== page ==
PLC beta-mediated PIP2 hydrolysis

Stable Identifier
Reaction [transition]
Homo sapiens
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Phospholipase C (PLC) isozymes are a group of related proteins that cleave the polar head group from inositol phospholipids, typically in response to signals from cell surface receptors. They hydrolyze the highly phosphorylated lipid phosphatidylinositol 4,5-bisphosphate (PIP2) generating two products: inositol 1,4,5-trisphosphate (IP3), a universal calcium-mobilizing second messenger, and diacylglycerol (DAG), an activator of protein kinase C. PLC-beta isoforms are regulated by heterotrimeric GTP-binding proteins. PLC-beta 1 and 3 are widely expressed, with the highest concentrations found in (differing) specific regions of the brain. PLC-beta 2 is expressed at highest levels in cells of hematopoeitic origin; it is involved in leukocyte signaling and host defense. PLC-beta 4 is highly concentrated in cerebellar Purkinje and granule cells, the median geniculate body, whose axons terminate in the auditory cortex, and the lateral geniculate nucleus, where most retinal axons terminate in a visuotopic representation of each half of the visual field.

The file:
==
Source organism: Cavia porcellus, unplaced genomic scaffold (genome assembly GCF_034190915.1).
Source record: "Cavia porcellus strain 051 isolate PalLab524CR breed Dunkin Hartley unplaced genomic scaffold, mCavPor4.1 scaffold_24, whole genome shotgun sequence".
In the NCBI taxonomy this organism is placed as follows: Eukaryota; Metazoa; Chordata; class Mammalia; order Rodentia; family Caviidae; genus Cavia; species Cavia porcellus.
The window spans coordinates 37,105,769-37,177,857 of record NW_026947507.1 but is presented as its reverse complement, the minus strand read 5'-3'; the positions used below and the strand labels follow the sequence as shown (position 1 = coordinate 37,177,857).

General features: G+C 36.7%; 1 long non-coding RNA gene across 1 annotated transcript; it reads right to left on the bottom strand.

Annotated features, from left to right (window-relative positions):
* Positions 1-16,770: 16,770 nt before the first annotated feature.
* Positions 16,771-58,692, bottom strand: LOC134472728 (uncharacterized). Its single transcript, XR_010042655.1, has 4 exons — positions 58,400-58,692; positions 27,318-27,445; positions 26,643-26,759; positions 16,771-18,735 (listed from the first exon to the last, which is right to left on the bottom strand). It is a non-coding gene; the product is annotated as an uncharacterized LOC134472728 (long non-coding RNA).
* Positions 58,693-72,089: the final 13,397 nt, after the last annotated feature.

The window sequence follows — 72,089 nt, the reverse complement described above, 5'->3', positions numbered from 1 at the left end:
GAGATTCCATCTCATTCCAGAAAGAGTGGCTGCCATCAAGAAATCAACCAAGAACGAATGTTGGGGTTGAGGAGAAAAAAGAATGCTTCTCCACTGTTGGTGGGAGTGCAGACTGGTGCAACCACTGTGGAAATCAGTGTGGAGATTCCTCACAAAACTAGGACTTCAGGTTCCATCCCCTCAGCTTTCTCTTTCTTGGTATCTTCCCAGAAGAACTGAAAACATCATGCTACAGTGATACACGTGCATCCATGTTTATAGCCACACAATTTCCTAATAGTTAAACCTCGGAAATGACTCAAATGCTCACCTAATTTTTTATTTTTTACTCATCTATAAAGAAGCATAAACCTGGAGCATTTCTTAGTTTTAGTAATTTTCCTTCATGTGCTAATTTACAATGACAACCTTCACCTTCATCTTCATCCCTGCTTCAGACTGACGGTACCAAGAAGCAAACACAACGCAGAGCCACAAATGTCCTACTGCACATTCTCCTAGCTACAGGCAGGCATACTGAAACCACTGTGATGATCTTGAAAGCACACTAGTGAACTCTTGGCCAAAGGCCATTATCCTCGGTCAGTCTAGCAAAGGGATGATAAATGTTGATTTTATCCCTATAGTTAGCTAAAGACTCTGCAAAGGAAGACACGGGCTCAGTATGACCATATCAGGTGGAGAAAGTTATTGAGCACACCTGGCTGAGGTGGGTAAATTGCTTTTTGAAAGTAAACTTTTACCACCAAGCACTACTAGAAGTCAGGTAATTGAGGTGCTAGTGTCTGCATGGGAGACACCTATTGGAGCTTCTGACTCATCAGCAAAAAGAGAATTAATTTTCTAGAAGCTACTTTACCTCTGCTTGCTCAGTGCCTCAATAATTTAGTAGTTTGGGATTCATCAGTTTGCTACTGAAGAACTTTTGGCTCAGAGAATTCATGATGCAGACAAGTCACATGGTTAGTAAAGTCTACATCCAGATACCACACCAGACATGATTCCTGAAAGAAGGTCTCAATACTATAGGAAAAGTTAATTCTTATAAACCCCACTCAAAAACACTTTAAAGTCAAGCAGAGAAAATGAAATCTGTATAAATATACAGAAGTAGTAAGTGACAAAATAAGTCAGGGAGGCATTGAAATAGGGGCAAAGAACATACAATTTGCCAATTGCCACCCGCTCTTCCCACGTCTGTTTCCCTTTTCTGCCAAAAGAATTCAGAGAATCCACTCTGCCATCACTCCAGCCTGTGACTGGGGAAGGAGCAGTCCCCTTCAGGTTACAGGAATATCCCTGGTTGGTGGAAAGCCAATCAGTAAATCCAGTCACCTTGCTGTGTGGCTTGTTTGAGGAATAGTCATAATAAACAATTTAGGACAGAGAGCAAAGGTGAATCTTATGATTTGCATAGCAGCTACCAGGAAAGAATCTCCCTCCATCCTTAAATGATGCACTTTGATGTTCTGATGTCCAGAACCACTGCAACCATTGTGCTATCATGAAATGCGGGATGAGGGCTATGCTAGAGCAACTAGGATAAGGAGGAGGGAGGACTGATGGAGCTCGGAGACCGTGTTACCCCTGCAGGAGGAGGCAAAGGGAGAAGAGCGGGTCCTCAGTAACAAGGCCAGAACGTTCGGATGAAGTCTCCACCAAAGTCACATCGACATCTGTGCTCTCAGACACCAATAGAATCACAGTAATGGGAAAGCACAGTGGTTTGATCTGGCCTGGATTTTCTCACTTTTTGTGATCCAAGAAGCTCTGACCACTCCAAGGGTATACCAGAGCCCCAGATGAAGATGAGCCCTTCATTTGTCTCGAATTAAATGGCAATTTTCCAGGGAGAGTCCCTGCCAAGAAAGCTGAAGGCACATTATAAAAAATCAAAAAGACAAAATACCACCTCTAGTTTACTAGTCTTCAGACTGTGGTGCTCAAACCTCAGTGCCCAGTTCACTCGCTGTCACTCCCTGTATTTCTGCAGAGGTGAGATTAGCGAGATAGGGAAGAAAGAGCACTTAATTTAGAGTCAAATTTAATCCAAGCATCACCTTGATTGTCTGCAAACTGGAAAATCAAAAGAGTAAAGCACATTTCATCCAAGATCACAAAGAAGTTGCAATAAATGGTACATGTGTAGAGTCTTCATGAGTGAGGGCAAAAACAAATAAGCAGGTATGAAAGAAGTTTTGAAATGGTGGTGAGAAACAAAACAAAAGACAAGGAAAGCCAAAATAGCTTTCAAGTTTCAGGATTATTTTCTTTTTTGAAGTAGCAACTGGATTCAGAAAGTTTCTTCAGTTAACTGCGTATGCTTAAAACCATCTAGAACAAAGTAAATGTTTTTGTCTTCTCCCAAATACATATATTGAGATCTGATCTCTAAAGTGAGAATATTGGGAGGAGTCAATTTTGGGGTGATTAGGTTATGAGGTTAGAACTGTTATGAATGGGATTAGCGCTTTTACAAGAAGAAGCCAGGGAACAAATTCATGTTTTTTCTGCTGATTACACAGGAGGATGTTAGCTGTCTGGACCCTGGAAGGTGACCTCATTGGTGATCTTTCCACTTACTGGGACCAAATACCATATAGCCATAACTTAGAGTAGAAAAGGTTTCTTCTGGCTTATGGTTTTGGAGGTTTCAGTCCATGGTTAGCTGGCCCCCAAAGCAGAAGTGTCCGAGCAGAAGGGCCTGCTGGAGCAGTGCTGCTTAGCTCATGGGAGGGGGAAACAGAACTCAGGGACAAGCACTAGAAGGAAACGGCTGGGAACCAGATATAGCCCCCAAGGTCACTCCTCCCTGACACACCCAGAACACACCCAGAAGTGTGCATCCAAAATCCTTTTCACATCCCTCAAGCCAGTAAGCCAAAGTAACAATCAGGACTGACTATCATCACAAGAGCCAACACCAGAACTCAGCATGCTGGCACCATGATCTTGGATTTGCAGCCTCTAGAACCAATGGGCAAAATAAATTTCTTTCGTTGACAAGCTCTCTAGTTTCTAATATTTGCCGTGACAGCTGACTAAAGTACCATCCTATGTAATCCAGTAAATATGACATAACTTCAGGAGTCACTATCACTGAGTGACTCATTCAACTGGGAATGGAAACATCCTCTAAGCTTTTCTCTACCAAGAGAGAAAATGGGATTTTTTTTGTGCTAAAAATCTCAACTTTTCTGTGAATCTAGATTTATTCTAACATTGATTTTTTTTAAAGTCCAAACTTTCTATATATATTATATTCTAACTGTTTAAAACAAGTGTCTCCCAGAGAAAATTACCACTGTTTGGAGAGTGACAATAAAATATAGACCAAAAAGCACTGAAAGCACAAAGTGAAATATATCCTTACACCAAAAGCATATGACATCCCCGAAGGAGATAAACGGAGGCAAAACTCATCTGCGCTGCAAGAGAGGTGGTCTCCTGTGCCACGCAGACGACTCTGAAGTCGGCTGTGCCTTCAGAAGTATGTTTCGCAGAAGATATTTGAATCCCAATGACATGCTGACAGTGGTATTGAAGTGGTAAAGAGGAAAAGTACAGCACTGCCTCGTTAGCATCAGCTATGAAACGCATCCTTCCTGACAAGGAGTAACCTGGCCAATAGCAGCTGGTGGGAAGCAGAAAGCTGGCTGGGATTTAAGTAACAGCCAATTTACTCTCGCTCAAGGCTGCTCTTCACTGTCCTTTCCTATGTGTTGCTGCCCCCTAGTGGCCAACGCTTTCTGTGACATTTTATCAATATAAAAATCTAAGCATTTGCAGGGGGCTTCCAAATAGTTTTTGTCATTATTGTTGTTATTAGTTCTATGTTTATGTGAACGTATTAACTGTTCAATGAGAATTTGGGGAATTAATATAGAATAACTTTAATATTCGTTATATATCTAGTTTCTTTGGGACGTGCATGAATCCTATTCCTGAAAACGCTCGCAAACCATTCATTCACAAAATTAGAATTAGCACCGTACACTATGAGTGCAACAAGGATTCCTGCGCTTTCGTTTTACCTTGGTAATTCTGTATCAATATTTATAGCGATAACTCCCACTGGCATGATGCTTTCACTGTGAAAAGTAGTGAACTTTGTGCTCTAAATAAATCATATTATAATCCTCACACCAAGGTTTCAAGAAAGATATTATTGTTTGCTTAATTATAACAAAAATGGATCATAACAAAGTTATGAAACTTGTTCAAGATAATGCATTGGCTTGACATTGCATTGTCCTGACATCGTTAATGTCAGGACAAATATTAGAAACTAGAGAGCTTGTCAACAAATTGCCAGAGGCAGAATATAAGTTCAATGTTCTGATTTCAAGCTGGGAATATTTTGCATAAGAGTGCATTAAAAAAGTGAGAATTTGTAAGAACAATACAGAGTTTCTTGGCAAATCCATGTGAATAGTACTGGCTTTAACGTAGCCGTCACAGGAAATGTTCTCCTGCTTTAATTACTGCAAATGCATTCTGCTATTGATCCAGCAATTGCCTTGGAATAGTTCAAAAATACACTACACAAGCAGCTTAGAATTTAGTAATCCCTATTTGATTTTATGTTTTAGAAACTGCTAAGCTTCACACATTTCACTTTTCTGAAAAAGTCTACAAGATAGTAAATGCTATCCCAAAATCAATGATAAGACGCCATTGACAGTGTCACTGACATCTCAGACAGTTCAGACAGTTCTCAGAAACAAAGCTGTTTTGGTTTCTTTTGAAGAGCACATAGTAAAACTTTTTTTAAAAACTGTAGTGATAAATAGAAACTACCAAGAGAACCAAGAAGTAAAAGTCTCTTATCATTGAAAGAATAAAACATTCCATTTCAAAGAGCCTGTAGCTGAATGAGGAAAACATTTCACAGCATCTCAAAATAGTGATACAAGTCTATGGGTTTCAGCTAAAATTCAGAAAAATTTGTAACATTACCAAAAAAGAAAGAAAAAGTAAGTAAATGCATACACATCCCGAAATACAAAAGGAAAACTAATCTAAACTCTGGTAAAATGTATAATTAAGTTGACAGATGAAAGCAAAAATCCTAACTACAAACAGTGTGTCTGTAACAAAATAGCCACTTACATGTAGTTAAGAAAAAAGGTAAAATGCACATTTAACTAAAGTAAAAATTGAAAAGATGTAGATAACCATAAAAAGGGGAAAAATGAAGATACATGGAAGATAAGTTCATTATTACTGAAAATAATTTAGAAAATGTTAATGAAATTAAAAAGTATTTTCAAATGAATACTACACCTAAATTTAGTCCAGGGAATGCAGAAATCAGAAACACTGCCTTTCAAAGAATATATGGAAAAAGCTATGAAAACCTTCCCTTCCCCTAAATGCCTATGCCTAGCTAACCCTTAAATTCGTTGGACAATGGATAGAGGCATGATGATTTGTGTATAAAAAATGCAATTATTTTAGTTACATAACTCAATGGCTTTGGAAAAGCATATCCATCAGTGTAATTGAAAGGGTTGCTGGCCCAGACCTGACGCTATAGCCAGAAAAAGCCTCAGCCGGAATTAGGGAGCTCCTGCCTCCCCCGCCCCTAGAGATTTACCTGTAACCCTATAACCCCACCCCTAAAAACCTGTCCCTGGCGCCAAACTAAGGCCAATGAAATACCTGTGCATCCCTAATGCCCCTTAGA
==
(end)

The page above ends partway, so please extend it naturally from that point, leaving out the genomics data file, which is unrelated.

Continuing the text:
Literature References
PubMed ID Title Journal Year
2841328 Purification and characterization of membrane-bound phospholipase C specific for phosphoinositides from human platelets

Nozawa, Y, Yada, Y, Banno, Y

J Biol Chem 1988
11015615 Structure, function, and control of phosphoinositide-specific phospholipase C

Rebecchi, MJ, Pentyala, SN

Physiol Rev 2000
Catalyst Activity

phospholipase C activity of G-protein beta-gamma:PLC beta 1/2/3 [plasma membrane]

Orthologous Events
Cross References
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